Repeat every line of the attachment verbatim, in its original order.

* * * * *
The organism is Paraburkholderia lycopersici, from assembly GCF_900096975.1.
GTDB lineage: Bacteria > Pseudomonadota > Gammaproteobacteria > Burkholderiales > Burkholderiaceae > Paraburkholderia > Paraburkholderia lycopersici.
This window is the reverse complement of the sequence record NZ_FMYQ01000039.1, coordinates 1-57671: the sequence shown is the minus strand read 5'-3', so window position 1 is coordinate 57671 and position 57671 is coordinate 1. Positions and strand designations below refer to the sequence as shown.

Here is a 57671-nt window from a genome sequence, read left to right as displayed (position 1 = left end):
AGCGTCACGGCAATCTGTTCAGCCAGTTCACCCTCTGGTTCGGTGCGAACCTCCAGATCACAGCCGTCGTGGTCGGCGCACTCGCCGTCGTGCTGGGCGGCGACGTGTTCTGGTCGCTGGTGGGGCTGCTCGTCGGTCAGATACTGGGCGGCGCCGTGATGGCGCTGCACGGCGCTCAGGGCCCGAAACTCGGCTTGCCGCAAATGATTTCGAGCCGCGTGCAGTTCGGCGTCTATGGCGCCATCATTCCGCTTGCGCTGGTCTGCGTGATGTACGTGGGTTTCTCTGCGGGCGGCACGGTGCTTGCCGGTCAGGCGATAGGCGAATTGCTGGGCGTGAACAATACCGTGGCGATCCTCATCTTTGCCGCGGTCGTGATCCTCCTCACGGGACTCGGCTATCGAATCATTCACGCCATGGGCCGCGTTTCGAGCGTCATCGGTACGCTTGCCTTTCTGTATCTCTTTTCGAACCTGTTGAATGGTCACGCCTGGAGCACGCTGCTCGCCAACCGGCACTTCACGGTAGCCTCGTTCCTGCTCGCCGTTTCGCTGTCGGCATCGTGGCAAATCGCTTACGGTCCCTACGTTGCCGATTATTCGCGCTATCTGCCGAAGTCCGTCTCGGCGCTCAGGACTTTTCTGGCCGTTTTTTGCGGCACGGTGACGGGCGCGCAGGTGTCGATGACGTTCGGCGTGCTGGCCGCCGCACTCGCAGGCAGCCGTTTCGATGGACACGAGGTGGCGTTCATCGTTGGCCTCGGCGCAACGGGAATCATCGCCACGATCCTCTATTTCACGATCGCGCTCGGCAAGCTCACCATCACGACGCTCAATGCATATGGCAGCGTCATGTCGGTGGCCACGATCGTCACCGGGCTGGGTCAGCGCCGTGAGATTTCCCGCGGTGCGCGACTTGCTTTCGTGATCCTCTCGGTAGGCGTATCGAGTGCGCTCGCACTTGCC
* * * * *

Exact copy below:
The organism is Paraburkholderia lycopersici, from assembly GCF_900096975.1.
GTDB lineage: Bacteria > Pseudomonadota > Gammaproteobacteria > Burkholderiales > Burkholderiaceae > Paraburkholderia > Paraburkholderia lycopersici.
This window is the reverse complement of the sequence record NZ_FMYQ01000039.1, coordinates 1-57671: the sequence shown is the minus strand read 5'-3', so window position 1 is coordinate 57671 and position 57671 is coordinate 1. Positions and strand designations below refer to the sequence as shown.

Here is a 57671-nt window from a genome sequence, read left to right as displayed (position 1 = left end):
AGCGTCACGGCAATCTGTTCAGCCAGTTCACCCTCTGGTTCGGTGCGAACCTCCAGATCACAGCCGTCGTGGTCGGCGCACTCGCCGTCGTGCTGGGCGGCGACGTGTTCTGGTCGCTGGTGGGGCTGCTCGTCGGTCAGATACTGGGCGGCGCCGTGATGGCGCTGCACGGCGCTCAGGGCCCGAAACTCGGCTTGCCGCAAATGATTTCGAGCCGCGTGCAGTTCGGCGTCTATGGCGCCATCATTCCGCTTGCGCTGGTCTGCGTGATGTACGTGGGTTTCTCTGCGGGCGGCACGGTGCTTGCCGGTCAGGCGATAGGCGAATTGCTGGGCGTGAACAATACCGTGGCGATCCTCATCTTTGCCGCGGTCGTGATCCTCCTCACGGGACTCGGCTATCGAATCATTCACGCCATGGGCCGCGTTTCGAGCGTCATCGGTACGCTTGCCTTTCTGTATCTCTTTTCGAACCTGTTGAATGGTCACGCCTGGAGCACGCTGCTCGCCAACCGGCACTTCACGGTAGCCTCGTTCCTGCTCGCCGTTTCGCTGTCGGCATCGTGGCAAATCGCTTACGGTCCCTACGTTGCCGATTATTCGCGCTATCTGCCGAAGTCCGTCTCGGCGCTCAGGACTTTTCTGGCCGTTTTTTGCGGCACGGTGACGGGCGCGCAGGTGTCGATGACGTTCGGCGTGCTGGCCGCCGCACTCGCAGGCAGCCGTTTCGATGGACACGAGGTGGCGTTCATCGTTGGCCTCGGCGCAACGGGAATCATCGCCACGATCCTCTATTTCACGATCGCGCTCGGCAAGCTCACCATCACGACGCTCAATGCATATGGCAGCGTCATGTCGGTGGCCACGATCGTCACCGGGCTGGGTCAGCGCCGTGAGATTTCCCGCGGTGCGCGACTTGCTTTCGTGATCCTCTCGGTAGGCGTATCGAGTGCGCTCGCACTTGCC